I’ve approached this issue with some skepticism since it first broke.  I’ll agree with other statements that have been made that the credibility of Floyd Landis is somewhat in question.  However, I’m neither a Texas flag waving Armstrongian or a Texas flag burning anti-Armstrongian.  While I would find it very disappointing, I concede the possibility that Lance Armstrong may have a couple of bags of blood hanging in his closet next to whatever skeleton may also be there.  It was with this open mindset that I was actually looking forward to reading this article – hoping journalistic impartiality would prevail at the WSJ and I could get some compelling information.

Instead, I got hundreds of words of direct quotes from Floyd Landis, followed by this gem:

One evening during the camp, a handful of team members piled into a black Chevrolet Suburban for a night on the town, with Mr. Armstrong serving as the master of ceremonies.

Mr. Landis had met Mr. Armstrong briefly in the past, but most of what he knew about the world’s most famous cyclist was what he’d read in Mr. Armstrong’s 2000 memoir, “It’s Not About the Bike.” Mr. Landis had devoured the book, in which Mr. Armstrong chronicled his comeback from testicular cancer and portrayed himself as a modest and devoted family man.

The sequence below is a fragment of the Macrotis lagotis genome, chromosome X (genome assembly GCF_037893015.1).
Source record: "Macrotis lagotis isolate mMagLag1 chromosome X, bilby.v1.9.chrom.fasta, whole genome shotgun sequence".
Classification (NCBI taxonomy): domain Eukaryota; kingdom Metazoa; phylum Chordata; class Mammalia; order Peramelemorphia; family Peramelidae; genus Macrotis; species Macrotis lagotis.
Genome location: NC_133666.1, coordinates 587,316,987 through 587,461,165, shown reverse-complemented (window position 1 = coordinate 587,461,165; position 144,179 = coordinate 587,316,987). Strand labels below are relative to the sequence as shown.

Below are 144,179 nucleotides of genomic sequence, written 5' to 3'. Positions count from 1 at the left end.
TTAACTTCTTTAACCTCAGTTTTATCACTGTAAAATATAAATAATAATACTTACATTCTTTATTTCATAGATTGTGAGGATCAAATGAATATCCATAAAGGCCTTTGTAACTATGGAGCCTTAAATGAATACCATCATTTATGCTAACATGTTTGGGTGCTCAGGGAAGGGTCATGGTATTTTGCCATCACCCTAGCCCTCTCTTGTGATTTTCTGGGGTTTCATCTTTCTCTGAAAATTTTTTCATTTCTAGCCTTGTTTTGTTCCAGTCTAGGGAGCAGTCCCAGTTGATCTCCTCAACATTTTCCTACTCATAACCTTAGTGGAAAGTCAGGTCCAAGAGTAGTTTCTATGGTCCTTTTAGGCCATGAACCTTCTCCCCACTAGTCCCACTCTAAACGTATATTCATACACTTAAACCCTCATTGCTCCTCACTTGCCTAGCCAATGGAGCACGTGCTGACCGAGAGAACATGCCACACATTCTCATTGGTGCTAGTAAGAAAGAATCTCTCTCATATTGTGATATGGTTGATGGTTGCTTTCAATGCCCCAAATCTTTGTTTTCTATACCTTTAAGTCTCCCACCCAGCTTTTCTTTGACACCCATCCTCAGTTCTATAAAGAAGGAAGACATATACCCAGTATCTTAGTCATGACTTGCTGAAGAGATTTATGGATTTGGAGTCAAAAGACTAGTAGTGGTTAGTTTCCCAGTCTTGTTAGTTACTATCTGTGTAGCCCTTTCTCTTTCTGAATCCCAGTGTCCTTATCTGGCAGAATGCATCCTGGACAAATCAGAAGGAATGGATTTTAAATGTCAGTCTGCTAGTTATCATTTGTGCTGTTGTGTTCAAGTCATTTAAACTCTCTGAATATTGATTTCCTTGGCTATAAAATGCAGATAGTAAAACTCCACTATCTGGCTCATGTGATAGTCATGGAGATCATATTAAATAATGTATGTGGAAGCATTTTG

Mr. Armstrong took the wheel of the Suburban and roared off through the streets. Stop signs didn’t rate more than a tap of the brake, Mr. Landis said. Some traffic signals were wholly ignored and speed limits went unheeded. In the middle of the trip, Mr. Landis said, another rider asked, jokingly, “Are there no cops in this town?”

The journey ended at the Yellow Rose, a strip club on the north side of town. Don King, the club’s general manager, said Mr. Armstrong and other cyclists on his teams have been coming to the club for about a decade. The riders were ushered into a booth. They ordered drinks and mingled with the dancers.

Later that night, some of the cyclists drove downtown to the offices of the agency that represents Mr. Armstrong. There, the party accelerated, according to Mr. Landis. Four strippers arrived at the offices with two bouncers and began performing a private show for the cyclists and others, he said. Mr. Landis and another young rider who attended, Walker Ferguson, said some people were snorting what appeared to be cocaine.